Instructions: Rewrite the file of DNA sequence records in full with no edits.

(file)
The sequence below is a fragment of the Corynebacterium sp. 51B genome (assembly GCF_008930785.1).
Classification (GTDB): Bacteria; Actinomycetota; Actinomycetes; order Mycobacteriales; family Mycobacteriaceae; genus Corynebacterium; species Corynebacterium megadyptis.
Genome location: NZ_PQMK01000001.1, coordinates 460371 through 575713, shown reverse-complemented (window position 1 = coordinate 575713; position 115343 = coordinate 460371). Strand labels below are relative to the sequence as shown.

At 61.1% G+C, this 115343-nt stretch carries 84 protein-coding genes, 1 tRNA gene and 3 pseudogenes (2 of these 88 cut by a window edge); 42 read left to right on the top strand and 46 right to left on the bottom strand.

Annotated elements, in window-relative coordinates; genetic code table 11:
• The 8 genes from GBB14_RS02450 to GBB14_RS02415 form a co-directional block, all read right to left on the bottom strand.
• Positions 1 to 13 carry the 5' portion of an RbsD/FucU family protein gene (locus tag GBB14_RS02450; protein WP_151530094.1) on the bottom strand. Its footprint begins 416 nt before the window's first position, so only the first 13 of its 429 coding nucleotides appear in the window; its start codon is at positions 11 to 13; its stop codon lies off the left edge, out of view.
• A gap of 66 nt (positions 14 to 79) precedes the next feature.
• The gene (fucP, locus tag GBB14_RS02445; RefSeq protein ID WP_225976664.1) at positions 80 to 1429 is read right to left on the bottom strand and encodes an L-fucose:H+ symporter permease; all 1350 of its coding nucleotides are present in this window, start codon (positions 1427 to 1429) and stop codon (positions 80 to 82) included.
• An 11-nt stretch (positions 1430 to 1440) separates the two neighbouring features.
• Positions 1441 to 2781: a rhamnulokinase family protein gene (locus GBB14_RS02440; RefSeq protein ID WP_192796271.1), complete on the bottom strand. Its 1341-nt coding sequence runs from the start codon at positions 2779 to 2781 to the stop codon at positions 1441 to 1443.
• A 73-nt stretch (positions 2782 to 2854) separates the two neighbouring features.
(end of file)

The sequence below is a fragment of the Corynebacterium sp. 51B genome (assembly GCF_008930785.1).
Classification (GTDB): Bacteria; Actinomycetota; Actinomycetes; order Mycobacteriales; family Mycobacteriaceae; genus Corynebacterium; species Corynebacterium megadyptis.
Genome location: NZ_PQMK01000001.1, coordinates 460371 through 575713, shown reverse-complemented (window position 1 = coordinate 575713; position 115343 = coordinate 460371). Strand labels below are relative to the sequence as shown.

At 61.1% G+C, this 115343-nt stretch carries 84 protein-coding genes, 1 tRNA gene and 3 pseudogenes (2 of these 88 cut by a window edge); 42 read left to right on the top strand and 46 right to left on the bottom strand.

Annotated elements, in window-relative coordinates; genetic code table 11:
• The 8 genes from GBB14_RS02450 to GBB14_RS02415 form a co-directional block, all read right to left on the bottom strand.
• Positions 1 to 13 carry the 5' portion of an RbsD/FucU family protein gene (locus tag GBB14_RS02450; protein WP_151530094.1) on the bottom strand. Its footprint begins 416 nt before the window's first position, so only the first 13 of its 429 coding nucleotides appear in the window; its start codon is at positions 11 to 13; its stop codon lies off the left edge, out of view.
• A gap of 66 nt (positions 14 to 79) precedes the next feature.
• The gene (fucP, locus tag GBB14_RS02445; RefSeq protein ID WP_225976664.1) at positions 80 to 1429 is read right to left on the bottom strand and encodes an L-fucose:H+ symporter permease; all 1350 of its coding nucleotides are present in this window, start codon (positions 1427 to 1429) and stop codon (positions 80 to 82) included.
• An 11-nt stretch (positions 1430 to 1440) separates the two neighbouring features.
• Positions 1441 to 2781: a rhamnulokinase family protein gene (locus GBB14_RS02440; RefSeq protein ID WP_192796271.1), complete on the bottom strand. Its 1341-nt coding sequence runs from the start codon at positions 2779 to 2781 to the stop codon at positions 1441 to 1443.
• A 73-nt stretch (positions 2782 to 2854) separates the two neighbouring features.